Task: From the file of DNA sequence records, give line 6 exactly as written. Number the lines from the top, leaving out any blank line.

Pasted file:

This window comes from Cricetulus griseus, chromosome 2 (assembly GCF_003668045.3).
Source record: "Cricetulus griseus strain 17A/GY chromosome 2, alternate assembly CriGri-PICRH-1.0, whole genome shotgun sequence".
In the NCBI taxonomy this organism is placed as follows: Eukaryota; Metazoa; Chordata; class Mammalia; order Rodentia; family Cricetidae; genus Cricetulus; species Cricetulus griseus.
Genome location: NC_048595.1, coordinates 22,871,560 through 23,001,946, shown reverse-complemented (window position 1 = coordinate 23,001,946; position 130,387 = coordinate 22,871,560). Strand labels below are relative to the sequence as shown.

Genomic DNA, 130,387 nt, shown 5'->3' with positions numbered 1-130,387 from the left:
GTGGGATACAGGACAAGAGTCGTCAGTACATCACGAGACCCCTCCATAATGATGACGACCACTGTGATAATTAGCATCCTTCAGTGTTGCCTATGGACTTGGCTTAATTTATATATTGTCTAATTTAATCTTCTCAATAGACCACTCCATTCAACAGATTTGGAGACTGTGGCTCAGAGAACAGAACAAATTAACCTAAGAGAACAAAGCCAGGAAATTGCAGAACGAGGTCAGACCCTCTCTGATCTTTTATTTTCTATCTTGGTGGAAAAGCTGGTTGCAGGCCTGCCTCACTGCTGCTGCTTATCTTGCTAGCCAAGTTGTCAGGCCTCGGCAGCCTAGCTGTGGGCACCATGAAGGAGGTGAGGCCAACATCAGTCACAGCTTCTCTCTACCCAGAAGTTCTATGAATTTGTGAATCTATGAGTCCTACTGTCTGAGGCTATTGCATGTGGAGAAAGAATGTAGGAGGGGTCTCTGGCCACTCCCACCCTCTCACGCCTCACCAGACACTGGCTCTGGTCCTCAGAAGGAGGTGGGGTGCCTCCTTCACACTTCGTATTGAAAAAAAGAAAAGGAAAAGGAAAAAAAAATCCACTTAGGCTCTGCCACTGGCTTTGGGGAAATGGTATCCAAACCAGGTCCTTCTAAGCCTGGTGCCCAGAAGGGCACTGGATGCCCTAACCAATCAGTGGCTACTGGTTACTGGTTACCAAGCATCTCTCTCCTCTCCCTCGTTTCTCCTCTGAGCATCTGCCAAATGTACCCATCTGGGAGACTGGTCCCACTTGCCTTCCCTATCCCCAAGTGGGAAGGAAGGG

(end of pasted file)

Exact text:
GTGGGATACAGGACAAGAGTCGTCAGTACATCACGAGACCCCTCCATAATGATGACGACCACTGTGATAATTAGCATCCTTCAGTGTTGCCTATGGACTTGGCTTAATTTATATATTGTCTAATTTAATCTTCTCAATAGACCACTCCATTCAACAGATTTGGAGACTGTGGCTCAGAGAACAGAACAAATTAACCTAAGAGAACAAAGCCAGGAAATTGCAGAACGAGGTCAGACCCTCTCTGATCTTTTATTTTCTATCTTGGTGGAAAAGCTGGTTGCAGGCCTGCCTCACTGCTGCTGCTTATCTTGCTAGCCAAGTTGTCAGGCCTCGGCAGCCTAGCTGTGGGCACCATGAAGGAGGTGAGGCCAACATCAGTCACAGCTTCTCTCTACCCAGAAGTTCTATGAATTTGTGAATCTATGAGTCCTACTGTCTGAGGCTATTGCATGTGGAGAAAGAATGTAGGAGGGGTCTCTGGCCACTCCCACCCTCTCACGCCTCACCAGACACTGGCTCTGGTCCTCAGAAGGAGGTGGGGTGCCTCCTTCACACTTCGTATTGAAAAAAAGAAAAGGAAAAGGAAAAAAAAATCCACTTAGGCTCTGCCACTGGCTTTGGGGAAATGGTATCCAAACCAGGTCCTTCTAAGCCTGGTGCCCAGAAGGGCACTGGATGCCCTAACCAATCAGTGGCTACTGGTTACTGGTTACCAAGCATCTCTCTCCTCTCCCTCGTTTCTCCTCTGAGCATCTGCCAAATGTACCCATCTGGGAGACTGGTCCCACTTGCCTTCCCTATCCCCAAGTGGGAAGGAAGGG